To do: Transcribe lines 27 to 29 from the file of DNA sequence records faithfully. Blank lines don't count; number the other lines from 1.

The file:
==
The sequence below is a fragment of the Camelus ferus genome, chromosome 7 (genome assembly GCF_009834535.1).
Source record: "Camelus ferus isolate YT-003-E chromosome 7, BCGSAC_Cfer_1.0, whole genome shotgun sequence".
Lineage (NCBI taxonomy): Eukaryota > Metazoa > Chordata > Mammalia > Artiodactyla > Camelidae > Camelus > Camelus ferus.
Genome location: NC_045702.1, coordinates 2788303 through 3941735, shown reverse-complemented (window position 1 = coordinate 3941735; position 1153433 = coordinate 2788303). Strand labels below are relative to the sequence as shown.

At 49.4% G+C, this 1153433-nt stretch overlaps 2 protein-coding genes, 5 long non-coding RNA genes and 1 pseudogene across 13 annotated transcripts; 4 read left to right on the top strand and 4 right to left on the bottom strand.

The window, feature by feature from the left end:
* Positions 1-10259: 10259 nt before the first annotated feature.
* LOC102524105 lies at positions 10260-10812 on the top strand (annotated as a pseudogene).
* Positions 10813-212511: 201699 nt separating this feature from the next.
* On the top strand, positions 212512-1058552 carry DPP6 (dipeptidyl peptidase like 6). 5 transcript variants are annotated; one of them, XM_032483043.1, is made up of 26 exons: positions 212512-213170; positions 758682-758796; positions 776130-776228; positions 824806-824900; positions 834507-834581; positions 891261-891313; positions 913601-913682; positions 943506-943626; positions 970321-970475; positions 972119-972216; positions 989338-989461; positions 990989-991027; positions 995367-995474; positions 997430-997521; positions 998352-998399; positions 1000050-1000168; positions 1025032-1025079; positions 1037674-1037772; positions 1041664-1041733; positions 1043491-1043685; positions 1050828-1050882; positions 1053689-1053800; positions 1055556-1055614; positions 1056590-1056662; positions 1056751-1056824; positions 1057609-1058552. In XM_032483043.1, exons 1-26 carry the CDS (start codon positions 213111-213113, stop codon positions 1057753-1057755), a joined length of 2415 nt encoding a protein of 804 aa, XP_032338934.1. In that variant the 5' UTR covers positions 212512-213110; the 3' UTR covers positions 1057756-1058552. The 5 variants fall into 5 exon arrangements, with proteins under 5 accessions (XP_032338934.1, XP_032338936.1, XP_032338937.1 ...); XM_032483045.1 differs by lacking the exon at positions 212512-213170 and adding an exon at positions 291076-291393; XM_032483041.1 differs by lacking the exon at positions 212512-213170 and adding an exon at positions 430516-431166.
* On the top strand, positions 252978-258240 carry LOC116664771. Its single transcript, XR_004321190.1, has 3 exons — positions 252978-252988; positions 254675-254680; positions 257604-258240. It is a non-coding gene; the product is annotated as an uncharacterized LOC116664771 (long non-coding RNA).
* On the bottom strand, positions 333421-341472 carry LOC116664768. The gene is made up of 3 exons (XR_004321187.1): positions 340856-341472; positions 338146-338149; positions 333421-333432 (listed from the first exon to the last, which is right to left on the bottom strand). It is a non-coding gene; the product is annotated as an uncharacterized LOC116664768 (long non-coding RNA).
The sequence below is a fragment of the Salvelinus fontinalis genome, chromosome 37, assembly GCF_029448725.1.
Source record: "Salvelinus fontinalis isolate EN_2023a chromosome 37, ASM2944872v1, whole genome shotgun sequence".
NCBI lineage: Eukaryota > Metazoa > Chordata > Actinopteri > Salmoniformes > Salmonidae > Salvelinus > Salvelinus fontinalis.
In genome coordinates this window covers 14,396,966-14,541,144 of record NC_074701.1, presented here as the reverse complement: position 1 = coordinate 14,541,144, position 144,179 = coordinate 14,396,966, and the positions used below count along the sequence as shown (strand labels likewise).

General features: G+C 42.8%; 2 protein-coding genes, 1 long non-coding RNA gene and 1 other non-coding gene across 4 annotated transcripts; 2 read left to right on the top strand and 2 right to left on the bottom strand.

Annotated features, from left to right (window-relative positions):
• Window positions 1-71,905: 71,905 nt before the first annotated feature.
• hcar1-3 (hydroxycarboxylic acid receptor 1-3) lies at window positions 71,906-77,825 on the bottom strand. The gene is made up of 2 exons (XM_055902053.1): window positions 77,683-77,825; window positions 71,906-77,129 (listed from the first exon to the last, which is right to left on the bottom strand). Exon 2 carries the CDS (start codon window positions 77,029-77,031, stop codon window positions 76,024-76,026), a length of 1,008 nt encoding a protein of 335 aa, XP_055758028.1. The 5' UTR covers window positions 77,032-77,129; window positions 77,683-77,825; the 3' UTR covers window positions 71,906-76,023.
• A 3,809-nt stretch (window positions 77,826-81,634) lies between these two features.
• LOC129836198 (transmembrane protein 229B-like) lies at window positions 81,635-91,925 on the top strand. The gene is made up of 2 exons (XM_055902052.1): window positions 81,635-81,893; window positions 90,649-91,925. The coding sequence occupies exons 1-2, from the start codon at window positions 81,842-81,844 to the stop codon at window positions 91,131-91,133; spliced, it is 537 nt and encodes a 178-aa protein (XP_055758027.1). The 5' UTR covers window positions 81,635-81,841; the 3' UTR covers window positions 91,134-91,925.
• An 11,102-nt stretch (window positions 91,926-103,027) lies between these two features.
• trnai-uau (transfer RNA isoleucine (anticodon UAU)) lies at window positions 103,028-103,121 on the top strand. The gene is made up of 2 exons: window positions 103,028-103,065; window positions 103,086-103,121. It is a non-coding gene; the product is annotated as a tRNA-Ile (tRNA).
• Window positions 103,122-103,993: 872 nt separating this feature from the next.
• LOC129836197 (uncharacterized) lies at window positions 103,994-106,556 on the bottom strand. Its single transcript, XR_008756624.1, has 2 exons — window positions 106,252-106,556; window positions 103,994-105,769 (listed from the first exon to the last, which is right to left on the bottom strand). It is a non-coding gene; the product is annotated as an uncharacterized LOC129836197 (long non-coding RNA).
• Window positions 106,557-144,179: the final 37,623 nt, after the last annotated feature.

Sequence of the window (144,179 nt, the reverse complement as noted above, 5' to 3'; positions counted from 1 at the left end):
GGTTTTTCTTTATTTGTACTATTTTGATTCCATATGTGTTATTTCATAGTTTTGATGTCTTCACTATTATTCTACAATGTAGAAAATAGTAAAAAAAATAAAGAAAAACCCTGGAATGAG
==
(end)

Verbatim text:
• Window positions 106,557-144,179: the final 37,623 nt, after the last annotated feature.

Sequence of the window (144,179 nt, the reverse complement as noted above, 5' to 3'; positions counted from 1 at the left end):
GGTTTTTCTTTATTTGTACTATTTTGATTCCATATGTGTTATTTCATAGTTTTGATGTCTTCACTATTATTCTACAATGTAGAAAATAGTAAAAAAAATAAAGAAAAACCCTGGAATGAG